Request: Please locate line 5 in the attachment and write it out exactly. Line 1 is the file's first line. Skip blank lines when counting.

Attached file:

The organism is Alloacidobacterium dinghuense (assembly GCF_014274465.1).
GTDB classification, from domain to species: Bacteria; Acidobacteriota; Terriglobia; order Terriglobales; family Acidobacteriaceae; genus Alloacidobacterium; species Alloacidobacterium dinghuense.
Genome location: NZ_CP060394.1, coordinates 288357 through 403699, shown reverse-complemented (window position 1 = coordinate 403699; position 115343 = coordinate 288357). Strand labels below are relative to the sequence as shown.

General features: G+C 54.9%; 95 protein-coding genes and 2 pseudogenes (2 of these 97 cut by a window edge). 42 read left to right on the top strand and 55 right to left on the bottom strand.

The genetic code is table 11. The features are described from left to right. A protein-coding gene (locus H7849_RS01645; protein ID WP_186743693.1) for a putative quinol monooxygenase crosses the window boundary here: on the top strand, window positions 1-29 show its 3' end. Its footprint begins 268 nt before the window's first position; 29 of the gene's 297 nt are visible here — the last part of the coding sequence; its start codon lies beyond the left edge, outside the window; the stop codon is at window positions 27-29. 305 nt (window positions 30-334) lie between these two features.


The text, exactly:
The genetic code is table 11. The features are described from left to right. A protein-coding gene (locus H7849_RS01645; protein ID WP_186743693.1) for a putative quinol monooxygenase crosses the window boundary here: on the top strand, window positions 1-29 show its 3' end. Its footprint begins 268 nt before the window's first position; 29 of the gene's 297 nt are visible here — the last part of the coding sequence; its start codon lies beyond the left edge, outside the window; the stop codon is at window positions 27-29. 305 nt (window positions 30-334) lie between these two features.